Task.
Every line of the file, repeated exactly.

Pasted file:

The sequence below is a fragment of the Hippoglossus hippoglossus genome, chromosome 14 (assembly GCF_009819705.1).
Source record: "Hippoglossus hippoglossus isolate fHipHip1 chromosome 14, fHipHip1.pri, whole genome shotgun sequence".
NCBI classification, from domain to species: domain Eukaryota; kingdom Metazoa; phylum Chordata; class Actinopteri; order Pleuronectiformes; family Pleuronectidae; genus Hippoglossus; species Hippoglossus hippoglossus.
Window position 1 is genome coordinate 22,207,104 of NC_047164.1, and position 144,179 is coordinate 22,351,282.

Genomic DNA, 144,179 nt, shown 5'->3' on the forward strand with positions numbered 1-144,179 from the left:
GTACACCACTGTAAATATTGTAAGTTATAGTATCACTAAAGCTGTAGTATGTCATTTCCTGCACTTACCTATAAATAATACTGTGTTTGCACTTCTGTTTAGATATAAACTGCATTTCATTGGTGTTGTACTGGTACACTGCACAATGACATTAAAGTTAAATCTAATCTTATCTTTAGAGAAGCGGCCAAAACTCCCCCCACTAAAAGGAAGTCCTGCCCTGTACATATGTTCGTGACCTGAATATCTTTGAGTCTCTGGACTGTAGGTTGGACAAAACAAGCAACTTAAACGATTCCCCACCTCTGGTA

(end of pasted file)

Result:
The sequence below is a fragment of the Hippoglossus hippoglossus genome, chromosome 14 (assembly GCF_009819705.1).
Source record: "Hippoglossus hippoglossus isolate fHipHip1 chromosome 14, fHipHip1.pri, whole genome shotgun sequence".
NCBI classification, from domain to species: domain Eukaryota; kingdom Metazoa; phylum Chordata; class Actinopteri; order Pleuronectiformes; family Pleuronectidae; genus Hippoglossus; species Hippoglossus hippoglossus.
Window position 1 is genome coordinate 22,207,104 of NC_047164.1, and position 144,179 is coordinate 22,351,282.

Genomic DNA, 144,179 nt, shown 5'->3' on the forward strand with positions numbered 1-144,179 from the left:
GTACACCACTGTAAATATTGTAAGTTATAGTATCACTAAAGCTGTAGTATGTCATTTCCTGCACTTACCTATAAATAATACTGTGTTTGCACTTCTGTTTAGATATAAACTGCATTTCATTGGTGTTGTACTGGTACACTGCACAATGACATTAAAGTTAAATCTAATCTTATCTTTAGAGAAGCGGCCAAAACTCCCCCCACTAAAAGGAAGTCCTGCCCTGTACATATGTTCGTGACCTGAATATCTTTGAGTCTCTGGACTGTAGGTTGGACAAAACAAGCAACTTAAACGATTCCCCACCTCTGGTA